Christianity and Jerusalem

Christianity and Jerusalem Author Anthony O'Mahony
ISBN-10 0852446462
Release 2010-02
Pages 340
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CHRISTIANITY IN THE HOLY LAND has found its presence significantly challenged for much of the twentieth century and the whole of the first decade of the twenty-first, from war, interreligious and ethnic conflict, emigration, and a fragmented ecclesiology. As a sacred city Jerusalem has a global significance: for Muslims the Haram-al-Sharif is a symbol of victory; for Jews the Wailing Wall a symbol of loss; and for Christians the Holy Sepulchre a symbol of victory through loss. Theology and politics have interacted in this sacred story. Political theologies remain at least implicit in the histories of all major faith communities: Jewish, Christian and Muslim. For Christianity the Holy Land is not only of local significance, but is of importance to the identity of the two-and-a-half-billion-strong world community of churches which make up Christendom. The contributors to this volume have undertaken a wide-ranging historical, political and theological enquiry into the Christian presence in modern Jerusalem and the Holy Land. The chapters have an ecumenical, even interreligious, instinct and focus. The political landscape is ever changing and, while severely threatening the Christian presence in the Holy Land, continuously challenges and demands a Christian response. The primary responsibility for articulating this Christian response to the political and religious questions has in practice lain with the Christians of the Holy Land, however it cannot be solely their burden. This book bears witness to an ongoing theological reflection whilst its immediate concern in the contemporary significance of Jerusalem has a much wider significance. While bearing witness to an ongoing theological reflection, this book's immediate concern with the contemporary significance of Jerusalem has a much wider resonance. It covers a host of themes - Christianity in modern Jerusalem; contemporary Jewish-Israeli views on Christianity and Christians; Hebrew Catholicism in modern Israel; the Vatican, Israel, Palestinian Christians and Jerusalem; the Intifada and Palestinian Christian identity; Palestinian Christians and liberation theology; the Greek Orthodox Patriarchate of Jerusalem - Church-State politics in the Holy Land; indigenisation and contextualisation - the example of the Anglican and Presbyterian Churches in the Holy Land; Jewish fundamentalism; Jewish-Muslim encounter; Jerusalem, the Holy City; a possible way to share Jerusalem in peace; and reflections on the future of Christianity in the Holy Land itself, from a Latin Patriarch of Jerusalem. Contributors include: Anthony O'Mahony, David Mark Neuhaus SJ, Leon Menzies Racionzer, Drew Christiansen SJ, Leonard Marsh, Sotiris Roussos, Michael Marten, Nur Masalha, Rob Johnson, Charles H Miller, Bard Maeland, David Kitching, Archbishop Michel Sabbah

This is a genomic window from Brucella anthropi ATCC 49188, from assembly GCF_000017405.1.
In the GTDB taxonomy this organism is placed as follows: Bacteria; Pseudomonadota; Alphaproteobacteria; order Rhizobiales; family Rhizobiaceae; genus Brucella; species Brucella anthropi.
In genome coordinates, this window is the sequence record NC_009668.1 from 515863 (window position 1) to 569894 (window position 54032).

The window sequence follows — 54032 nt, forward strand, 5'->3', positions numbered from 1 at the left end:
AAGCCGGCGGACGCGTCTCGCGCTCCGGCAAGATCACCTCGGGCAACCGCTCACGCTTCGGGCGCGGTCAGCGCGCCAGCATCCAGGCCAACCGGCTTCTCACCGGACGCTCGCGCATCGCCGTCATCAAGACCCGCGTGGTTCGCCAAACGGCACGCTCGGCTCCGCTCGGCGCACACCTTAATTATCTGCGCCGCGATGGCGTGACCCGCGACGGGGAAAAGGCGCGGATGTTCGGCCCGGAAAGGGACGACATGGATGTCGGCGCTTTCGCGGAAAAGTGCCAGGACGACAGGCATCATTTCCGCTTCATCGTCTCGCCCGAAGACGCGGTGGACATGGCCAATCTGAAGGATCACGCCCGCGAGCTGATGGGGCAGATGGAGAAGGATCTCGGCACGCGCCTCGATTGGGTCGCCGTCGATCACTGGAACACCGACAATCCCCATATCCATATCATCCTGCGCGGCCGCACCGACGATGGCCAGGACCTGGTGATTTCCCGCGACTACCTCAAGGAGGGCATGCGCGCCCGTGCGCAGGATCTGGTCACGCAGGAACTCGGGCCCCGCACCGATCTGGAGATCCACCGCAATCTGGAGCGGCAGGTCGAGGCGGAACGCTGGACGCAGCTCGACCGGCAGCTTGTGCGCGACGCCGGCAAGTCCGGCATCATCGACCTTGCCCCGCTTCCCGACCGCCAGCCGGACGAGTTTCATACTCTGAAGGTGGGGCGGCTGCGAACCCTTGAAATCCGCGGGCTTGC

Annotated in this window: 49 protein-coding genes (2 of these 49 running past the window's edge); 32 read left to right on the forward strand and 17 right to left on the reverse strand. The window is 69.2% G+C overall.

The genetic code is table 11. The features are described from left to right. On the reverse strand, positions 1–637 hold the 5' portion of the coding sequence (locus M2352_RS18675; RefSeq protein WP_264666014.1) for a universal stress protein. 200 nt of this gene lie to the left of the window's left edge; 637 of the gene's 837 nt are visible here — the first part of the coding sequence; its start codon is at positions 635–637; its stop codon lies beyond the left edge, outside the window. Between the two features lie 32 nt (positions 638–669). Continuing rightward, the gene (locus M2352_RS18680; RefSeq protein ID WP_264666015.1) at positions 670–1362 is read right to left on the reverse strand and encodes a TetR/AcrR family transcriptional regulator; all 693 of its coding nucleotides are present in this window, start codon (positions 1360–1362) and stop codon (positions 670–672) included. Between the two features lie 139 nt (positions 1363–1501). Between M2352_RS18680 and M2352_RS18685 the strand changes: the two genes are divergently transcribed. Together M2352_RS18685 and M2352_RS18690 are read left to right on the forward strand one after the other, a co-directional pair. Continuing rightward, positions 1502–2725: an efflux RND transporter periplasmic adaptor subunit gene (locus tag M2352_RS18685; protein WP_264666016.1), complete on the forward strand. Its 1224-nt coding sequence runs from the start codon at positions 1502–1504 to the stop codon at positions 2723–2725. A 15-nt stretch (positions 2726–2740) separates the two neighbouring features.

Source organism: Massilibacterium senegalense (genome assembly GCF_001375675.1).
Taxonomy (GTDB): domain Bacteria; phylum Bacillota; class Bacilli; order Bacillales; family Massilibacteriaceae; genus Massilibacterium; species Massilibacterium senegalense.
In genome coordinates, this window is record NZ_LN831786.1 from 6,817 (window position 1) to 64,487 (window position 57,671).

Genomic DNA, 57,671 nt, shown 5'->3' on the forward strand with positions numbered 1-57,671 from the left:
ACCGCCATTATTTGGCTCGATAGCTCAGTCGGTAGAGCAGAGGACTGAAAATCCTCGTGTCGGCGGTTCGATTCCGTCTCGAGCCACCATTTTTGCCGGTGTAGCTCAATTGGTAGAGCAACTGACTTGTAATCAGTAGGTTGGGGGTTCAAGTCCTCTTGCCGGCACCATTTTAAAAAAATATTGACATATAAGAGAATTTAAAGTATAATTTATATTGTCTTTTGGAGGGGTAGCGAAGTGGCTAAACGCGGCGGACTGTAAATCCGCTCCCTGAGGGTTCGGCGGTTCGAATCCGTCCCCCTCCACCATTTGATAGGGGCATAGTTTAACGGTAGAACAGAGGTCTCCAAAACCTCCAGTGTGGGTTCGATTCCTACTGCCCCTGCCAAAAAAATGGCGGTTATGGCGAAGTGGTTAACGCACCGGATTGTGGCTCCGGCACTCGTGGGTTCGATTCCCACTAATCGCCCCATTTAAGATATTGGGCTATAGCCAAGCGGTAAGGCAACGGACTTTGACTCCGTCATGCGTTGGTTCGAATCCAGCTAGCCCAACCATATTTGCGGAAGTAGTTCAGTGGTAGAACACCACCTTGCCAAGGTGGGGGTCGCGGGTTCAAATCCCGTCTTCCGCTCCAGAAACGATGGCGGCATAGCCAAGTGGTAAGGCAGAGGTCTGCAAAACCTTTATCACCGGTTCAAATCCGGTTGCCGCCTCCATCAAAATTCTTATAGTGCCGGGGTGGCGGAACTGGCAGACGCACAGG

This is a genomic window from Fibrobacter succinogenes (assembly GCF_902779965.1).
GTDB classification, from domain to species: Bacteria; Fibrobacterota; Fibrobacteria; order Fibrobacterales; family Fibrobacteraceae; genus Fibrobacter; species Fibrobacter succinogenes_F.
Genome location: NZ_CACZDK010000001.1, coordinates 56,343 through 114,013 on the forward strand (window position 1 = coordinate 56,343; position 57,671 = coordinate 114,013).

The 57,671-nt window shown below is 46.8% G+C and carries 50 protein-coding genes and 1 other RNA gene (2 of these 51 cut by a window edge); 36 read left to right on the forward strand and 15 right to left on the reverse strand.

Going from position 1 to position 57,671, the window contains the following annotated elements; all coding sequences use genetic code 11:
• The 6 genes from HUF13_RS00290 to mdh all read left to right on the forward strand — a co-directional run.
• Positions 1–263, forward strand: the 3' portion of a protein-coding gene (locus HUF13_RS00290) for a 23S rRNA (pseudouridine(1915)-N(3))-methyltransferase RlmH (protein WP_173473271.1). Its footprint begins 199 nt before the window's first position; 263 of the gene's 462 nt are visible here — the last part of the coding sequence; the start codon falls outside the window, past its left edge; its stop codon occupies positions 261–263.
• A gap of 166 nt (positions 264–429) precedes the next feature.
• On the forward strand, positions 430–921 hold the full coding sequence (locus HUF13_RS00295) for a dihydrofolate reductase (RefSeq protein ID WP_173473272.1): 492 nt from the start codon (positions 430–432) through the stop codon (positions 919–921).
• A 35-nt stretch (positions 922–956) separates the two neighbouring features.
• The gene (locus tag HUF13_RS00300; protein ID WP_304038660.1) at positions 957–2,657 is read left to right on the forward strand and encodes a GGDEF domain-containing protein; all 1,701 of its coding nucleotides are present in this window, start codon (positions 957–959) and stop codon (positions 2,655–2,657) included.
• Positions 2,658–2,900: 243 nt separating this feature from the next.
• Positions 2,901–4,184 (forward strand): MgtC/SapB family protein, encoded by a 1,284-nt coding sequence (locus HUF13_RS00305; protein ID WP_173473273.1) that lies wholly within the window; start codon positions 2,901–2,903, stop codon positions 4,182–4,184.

Opinions on Politics Theology c

Opinions on Politics  Theology   c Author Henry Brougham Baron Brougham and Vaux
ISBN-10 NYPL:33433075927883
Release 1839
Pages
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Opinions on Politics Theology c has been writing in one form or another for most of life. You can find so many inspiration from Opinions on Politics Theology c also informative, and entertaining. Click DOWNLOAD or Read Online button to get full Opinions on Politics Theology c book for free.



The Origins of Israeli Mythology

The Origins of Israeli Mythology Author David Ohana
ISBN-10 9781139505208
Release 2012-01-23
Pages
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It is claimed that Zionism as a meta-narrative has been formed through contradiction to two alternative models, the Canaanite and crusader narratives. These narratives are the most daring and heretical assaults on Israeli-Jewish identity. The Israelis, according to the Canaanite narrative, are from this place and belong only here; according to the crusader narrative, they are from another place and belong there. The mythological construction of Zionism as a modern crusade describes Israel as a Western colonial enterprise planted in the heart of the East and alien to the area, its logic and its peoples. The nativist construction of Israel as neo-Canaanism demands breaking away from the chain of historical continuity. These are the greatest anxieties that Zionism and Israel needed to encounter and answer forcefully. The Origins of Israeli Mythology seeks to examine the intellectual archaeology of Israeli mythology, as it reveals itself through the Canaanite and crusader narratives.



Nationhood Providence and Witness

Nationhood  Providence  and Witness Author Carys Moseley
ISBN-10 9781621896760
Release 2013-05-10
Pages 302